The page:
EGU23-17333, updated on 10 Jan 2024
EGU General Assembly 2023
© Author(s) 2024. This work is distributed under
the Creative Commons Attribution 4.0 License.

Emulating the regional temperature responses (RTPs) of short-lived climate forcers

Maura Dewey, Hans Christen Hansson, and Annica M. L. Ekman
Maura Dewey et al.
  • Stockholm University, Sweden

Here we develop a statistical model emulating the surface temperature response to changes in emissions of short-lived climate forcers as simulated by an Earth system model. Short-lived climate forcers (SLCFs) are chemical components in the atmosphere that interact with radiation and have both an immediate effect on local air quality, and regional and global effects on the climate in terms of changes in temperature and precipitation distributions. The short atmospheric residence times of SLCFs lead to high atmospheric concentrations in emission regions and a highly variable radiative forcing pattern. Regional Temperature Potentials (RTPs) are metrics which quantify the impact of emission changes in a given region on the temperature or forcing response of another, accounting for spatial inhomogeneities in both forcing and the temperature response, while being easy to compare across models and to use in integrated assessment studies or policy briefs. We have developed a Gaussian-process emulator using output from the Norwegian Earth System Model (NorESM) to predict the temperature responses to regional emission changes in SLCFs (specifically back carbon, organic carbon, sulfur dioxide, and methane) and use this model to calculate regional RTPs and study the sensitivity of surface temperature in a certain region, e.g. the Arctic, to anthropogenic emission changes in key policy regions. The main challenge in developing the emulator was creating the training data set such that we included maximal SLCF variability in a realistic and policy relevant range compared to future emission scenarios, while also getting a significant temperature response. We also had to account for the confounding influence of greenhouse gases (GHG), which may not follow the same future emission trajectories as SLCFs and can overwhelm the more subtle temperature response that comes from the direct and indirect effects of SLCF emissions. The emulator can potentially provide accurate and customizable predictions for policy makers to proposed emission changes with minimized climate impact.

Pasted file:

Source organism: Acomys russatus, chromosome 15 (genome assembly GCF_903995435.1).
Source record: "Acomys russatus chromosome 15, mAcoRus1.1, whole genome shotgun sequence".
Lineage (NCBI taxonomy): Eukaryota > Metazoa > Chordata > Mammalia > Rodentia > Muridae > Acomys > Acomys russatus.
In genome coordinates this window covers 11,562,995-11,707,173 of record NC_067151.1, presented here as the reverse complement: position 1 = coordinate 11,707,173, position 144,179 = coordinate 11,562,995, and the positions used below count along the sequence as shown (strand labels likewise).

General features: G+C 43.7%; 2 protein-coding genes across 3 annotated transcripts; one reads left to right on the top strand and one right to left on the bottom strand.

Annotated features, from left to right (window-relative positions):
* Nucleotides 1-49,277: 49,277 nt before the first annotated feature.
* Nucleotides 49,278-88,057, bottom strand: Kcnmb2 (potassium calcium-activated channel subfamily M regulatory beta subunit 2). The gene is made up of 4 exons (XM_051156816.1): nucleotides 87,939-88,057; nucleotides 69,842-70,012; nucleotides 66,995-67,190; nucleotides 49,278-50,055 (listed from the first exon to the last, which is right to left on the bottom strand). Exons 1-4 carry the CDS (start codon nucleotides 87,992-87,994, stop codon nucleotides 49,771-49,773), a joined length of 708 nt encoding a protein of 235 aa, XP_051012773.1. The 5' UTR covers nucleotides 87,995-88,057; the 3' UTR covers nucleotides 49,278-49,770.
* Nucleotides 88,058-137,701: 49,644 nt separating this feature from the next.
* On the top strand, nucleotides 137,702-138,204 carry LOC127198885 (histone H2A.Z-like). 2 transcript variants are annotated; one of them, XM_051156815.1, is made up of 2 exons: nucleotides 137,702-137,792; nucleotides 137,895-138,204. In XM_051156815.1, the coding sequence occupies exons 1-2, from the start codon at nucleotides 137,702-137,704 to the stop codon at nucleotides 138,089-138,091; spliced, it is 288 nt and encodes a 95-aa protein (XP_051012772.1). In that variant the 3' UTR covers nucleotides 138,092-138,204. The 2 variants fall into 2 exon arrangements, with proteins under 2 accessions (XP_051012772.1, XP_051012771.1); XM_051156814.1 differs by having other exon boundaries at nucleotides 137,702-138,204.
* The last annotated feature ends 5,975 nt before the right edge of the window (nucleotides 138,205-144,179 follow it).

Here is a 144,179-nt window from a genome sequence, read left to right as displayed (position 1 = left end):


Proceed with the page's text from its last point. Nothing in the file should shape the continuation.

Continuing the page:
How to cite: Dewey, M., Hansson, H. C., and Ekman, A. M. L.: Emulating the regional temperature responses (RTPs) of short-lived climate forcers, EGU General Assembly 2023, Vienna, Austria, 23–28 Apr 2023, EGU23-17333,, 2023.

Supplementary materials

Supplementary material file